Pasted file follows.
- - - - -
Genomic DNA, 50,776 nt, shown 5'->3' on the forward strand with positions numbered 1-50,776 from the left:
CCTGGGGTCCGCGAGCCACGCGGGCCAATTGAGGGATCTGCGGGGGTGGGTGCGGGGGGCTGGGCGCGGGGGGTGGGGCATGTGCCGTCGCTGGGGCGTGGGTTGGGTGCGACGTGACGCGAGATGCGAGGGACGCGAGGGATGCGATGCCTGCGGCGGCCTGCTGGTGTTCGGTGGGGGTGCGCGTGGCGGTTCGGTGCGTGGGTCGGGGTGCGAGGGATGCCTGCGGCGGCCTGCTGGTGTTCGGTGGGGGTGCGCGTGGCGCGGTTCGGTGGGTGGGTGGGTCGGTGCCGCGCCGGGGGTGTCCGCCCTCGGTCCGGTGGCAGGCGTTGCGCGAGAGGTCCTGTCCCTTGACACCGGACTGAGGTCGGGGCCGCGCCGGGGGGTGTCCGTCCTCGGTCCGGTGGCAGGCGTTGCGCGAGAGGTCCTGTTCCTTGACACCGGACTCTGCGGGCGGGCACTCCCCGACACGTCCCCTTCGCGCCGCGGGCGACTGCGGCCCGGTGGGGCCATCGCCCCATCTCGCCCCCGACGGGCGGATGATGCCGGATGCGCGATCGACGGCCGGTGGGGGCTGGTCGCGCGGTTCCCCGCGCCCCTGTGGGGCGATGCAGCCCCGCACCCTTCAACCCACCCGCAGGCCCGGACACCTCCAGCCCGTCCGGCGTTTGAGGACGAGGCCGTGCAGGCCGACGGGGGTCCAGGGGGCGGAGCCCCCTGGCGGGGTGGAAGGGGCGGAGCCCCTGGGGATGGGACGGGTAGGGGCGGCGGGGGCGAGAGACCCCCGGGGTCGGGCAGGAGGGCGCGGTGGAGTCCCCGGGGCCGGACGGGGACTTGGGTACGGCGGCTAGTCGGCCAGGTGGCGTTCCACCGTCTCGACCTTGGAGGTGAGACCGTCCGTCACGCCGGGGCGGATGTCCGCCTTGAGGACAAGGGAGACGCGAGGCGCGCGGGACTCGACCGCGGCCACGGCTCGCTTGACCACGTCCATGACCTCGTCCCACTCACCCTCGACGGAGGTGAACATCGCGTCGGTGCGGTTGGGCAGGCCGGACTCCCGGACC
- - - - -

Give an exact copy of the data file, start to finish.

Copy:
Genomic DNA, 50,776 nt, shown 5'->3' on the forward strand with positions numbered 1-50,776 from the left:
CCTGGGGTCCGCGAGCCACGCGGGCCAATTGAGGGATCTGCGGGGGTGGGTGCGGGGGGCTGGGCGCGGGGGGTGGGGCATGTGCCGTCGCTGGGGCGTGGGTTGGGTGCGACGTGACGCGAGATGCGAGGGACGCGAGGGATGCGATGCCTGCGGCGGCCTGCTGGTGTTCGGTGGGGGTGCGCGTGGCGGTTCGGTGCGTGGGTCGGGGTGCGAGGGATGCCTGCGGCGGCCTGCTGGTGTTCGGTGGGGGTGCGCGTGGCGCGGTTCGGTGGGTGGGTGGGTCGGTGCCGCGCCGGGGGTGTCCGCCCTCGGTCCGGTGGCAGGCGTTGCGCGAGAGGTCCTGTCCCTTGACACCGGACTGAGGTCGGGGCCGCGCCGGGGGGTGTCCGTCCTCGGTCCGGTGGCAGGCGTTGCGCGAGAGGTCCTGTTCCTTGACACCGGACTCTGCGGGCGGGCACTCCCCGACACGTCCCCTTCGCGCCGCGGGCGACTGCGGCCCGGTGGGGCCATCGCCCCATCTCGCCCCCGACGGGCGGATGATGCCGGATGCGCGATCGACGGCCGGTGGGGGCTGGTCGCGCGGTTCCCCGCGCCCCTGTGGGGCGATGCAGCCCCGCACCCTTCAACCCACCCGCAGGCCCGGACACCTCCAGCCCGTCCGGCGTTTGAGGACGAGGCCGTGCAGGCCGACGGGGGTCCAGGGGGCGGAGCCCCCTGGCGGGGTGGAAGGGGCGGAGCCCCTGGGGATGGGACGGGTAGGGGCGGCGGGGGCGAGAGACCCCCGGGGTCGGGCAGGAGGGCGCGGTGGAGTCCCCGGGGCCGGACGGGGACTTGGGTACGGCGGCTAGTCGGCCAGGTGGCGTTCCACCGTCTCGACCTTGGAGGTGAGACCGTCCGTCACGCCGGGGCGGATGTCCGCCTTGAGGACAAGGGAGACGCGAGGCGCGCGGGACTCGACCGCGGCCACGGCTCGCTTGACCACGTCCATGACCTCGTCCCACTCACCCTCGACGGAGGTGAACATCGCGTCGGTGCGGTTGGGCAGGCCGGACTCCCGGACC